One of the seminal events in the history of the Eastern Cape and ultimately South Africa, was the arrival of the British Settlers in 1820. Notwithstanding their importance and impact upon the trajectory of South Africa, no artefact of that landing is extant.
If an artefact were still surviving, should it not have pride of place at the Bayworld Museum? If such an artefact is indeed extant, where is it located?
Main picture: The Chapman’s Bell is housed at the Centurion Bowling Club, Lyttleton Manor Centurion
What form should this artefact take?
The first prize would be the first vessel to arrive in Algoa Bay. This was the ship, The Chapman, which arrived on Sunday 9th April 1820. Given the religious sensibilities of this era, maybe this is why the captain elected to delay the disembarkation of his passengers until the following day: Monday 10th April.
Even if anybody could have had the foresight to preserve the ship, the Chapman was lost in the North Atlantic during a voyage from Quebec in 1853.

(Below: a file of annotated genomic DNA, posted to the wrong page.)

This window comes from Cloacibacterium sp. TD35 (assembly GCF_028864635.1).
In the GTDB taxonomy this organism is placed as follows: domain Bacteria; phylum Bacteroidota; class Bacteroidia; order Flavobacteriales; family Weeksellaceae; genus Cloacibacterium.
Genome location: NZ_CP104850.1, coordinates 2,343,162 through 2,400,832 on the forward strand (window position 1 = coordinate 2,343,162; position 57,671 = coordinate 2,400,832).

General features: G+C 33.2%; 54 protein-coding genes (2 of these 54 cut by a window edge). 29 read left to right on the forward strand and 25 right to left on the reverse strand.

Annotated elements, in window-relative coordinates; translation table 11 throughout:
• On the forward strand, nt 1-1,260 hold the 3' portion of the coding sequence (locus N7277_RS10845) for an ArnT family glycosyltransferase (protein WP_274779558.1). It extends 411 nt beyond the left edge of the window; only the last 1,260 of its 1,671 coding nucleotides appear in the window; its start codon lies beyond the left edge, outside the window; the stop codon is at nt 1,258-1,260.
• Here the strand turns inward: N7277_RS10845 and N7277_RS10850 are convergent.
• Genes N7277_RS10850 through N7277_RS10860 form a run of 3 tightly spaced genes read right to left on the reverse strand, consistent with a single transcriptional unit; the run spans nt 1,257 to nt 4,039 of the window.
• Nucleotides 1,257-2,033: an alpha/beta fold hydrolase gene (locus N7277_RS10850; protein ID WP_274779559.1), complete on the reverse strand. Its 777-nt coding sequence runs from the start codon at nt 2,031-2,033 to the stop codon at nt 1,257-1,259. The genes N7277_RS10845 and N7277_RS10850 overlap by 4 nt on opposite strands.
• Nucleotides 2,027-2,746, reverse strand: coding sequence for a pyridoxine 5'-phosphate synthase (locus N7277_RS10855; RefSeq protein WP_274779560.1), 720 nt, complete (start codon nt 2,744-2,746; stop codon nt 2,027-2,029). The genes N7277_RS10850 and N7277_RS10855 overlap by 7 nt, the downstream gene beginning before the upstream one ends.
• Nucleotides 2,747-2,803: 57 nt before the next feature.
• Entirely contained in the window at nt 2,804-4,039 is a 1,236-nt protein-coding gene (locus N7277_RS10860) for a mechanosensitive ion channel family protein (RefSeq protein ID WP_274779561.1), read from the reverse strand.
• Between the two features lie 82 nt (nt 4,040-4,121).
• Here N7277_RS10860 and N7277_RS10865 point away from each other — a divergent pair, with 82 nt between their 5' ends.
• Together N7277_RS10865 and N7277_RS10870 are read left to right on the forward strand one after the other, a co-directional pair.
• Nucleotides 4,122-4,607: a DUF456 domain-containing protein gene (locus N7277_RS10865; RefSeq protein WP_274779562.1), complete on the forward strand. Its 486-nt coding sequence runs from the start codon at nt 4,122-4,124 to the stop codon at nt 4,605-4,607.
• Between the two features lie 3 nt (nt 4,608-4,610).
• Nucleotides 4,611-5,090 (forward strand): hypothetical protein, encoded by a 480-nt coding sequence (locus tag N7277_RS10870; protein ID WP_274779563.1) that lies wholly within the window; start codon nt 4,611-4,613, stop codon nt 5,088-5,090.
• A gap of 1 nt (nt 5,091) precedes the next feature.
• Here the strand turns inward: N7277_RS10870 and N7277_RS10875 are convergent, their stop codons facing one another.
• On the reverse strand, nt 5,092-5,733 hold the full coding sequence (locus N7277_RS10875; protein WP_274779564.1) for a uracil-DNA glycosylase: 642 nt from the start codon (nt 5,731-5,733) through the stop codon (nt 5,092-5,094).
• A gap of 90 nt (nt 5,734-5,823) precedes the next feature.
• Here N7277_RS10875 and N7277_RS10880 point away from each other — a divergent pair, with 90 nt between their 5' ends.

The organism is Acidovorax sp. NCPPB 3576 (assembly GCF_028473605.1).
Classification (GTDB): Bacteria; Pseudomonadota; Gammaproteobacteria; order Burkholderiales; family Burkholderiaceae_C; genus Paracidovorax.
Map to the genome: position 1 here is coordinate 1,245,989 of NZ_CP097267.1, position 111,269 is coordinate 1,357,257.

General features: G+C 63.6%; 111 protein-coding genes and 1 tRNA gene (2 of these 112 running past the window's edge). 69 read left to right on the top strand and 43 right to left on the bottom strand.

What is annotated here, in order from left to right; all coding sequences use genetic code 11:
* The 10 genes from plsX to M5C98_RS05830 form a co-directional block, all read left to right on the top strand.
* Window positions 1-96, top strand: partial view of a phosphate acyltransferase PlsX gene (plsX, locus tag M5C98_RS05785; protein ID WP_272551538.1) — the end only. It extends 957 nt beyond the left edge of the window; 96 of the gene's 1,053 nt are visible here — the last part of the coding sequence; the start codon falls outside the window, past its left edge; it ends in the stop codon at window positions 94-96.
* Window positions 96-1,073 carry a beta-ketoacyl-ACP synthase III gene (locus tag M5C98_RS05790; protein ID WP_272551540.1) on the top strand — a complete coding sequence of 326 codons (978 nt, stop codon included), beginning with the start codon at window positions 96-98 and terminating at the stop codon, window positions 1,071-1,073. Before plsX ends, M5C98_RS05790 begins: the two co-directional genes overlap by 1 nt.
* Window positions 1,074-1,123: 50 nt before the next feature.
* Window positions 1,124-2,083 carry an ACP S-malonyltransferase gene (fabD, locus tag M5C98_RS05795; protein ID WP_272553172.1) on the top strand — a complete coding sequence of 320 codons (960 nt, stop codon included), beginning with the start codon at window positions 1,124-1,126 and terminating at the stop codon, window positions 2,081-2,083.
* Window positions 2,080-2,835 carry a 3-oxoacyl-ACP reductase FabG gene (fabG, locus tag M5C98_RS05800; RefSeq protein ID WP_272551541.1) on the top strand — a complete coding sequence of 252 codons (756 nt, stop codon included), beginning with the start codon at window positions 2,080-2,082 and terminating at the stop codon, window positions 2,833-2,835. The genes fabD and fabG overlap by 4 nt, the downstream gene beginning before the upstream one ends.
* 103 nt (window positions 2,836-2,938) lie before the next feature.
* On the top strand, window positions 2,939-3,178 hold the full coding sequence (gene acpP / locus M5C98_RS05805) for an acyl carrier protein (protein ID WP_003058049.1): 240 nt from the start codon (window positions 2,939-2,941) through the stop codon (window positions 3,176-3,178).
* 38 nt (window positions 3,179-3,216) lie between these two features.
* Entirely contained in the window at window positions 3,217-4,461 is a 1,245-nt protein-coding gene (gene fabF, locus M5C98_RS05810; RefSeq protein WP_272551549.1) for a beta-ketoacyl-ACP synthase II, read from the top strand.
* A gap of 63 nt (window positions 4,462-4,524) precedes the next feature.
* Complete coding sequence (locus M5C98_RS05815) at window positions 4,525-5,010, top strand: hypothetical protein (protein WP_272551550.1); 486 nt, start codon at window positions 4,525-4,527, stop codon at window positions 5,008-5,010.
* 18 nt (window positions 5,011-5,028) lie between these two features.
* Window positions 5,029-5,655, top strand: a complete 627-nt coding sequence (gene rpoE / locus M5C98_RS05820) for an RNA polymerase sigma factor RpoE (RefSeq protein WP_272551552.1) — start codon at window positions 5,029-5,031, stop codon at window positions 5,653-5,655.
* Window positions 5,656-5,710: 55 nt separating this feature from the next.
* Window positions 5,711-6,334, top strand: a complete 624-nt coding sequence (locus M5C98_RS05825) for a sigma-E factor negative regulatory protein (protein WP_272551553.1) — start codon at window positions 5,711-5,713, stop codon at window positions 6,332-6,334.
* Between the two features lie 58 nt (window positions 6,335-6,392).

Failing that, an object aboard the ship whether it formed part of the ship or, as a consolation prize, an item borne by a passenger, would be equally significant.
What happens if a part of this ship, for whatever reason, had survived? The question then arises about what it is and where it is located.
The journey of the artefact
This surviving artefact is the ship’s bell which is the property of the Centurion Bowling Club, a section of the Zwartkops Country Club in Pretoria.
This bell was donated to the Bowling Section of Zwartkops Country Club by Jan Andries Scholtz (JAS) Collen (born 1939), son of John Morrison Collen (1908 – 1999), son of John Edwin Morrison Collen (died at age 84), son of George Henry Collen (1837 -1933) son William Thomas Collen (12 April 1802 – 21 September 1883).
William Thomas Collen sailed to South Africa on the CHAPMAN, that left Gravesend on 3rd December 1819 and was the first 1820 Settler ship to land at Algoa Bay (now Port Elizabeth) on 9th April 1820.
William Thomas Collen (1802 – 1883) was, at the tender age of 18, the first settler to set foot on shore in his new country. He established himself as a transport rider between Grahamstown and Port Elizabeth. Later he began trading inland with the Trekboers.
His eldest son, George Henry later settled in the Mashowing district near Vryburg where he started farming.
The ship’s bell from the CHAPMAN was stolen by William Collen and was handed from father to son and the thus came in the possession of JAS Collen who decided that instead of gathering dust, it could serve a useful purpose at his bowling club.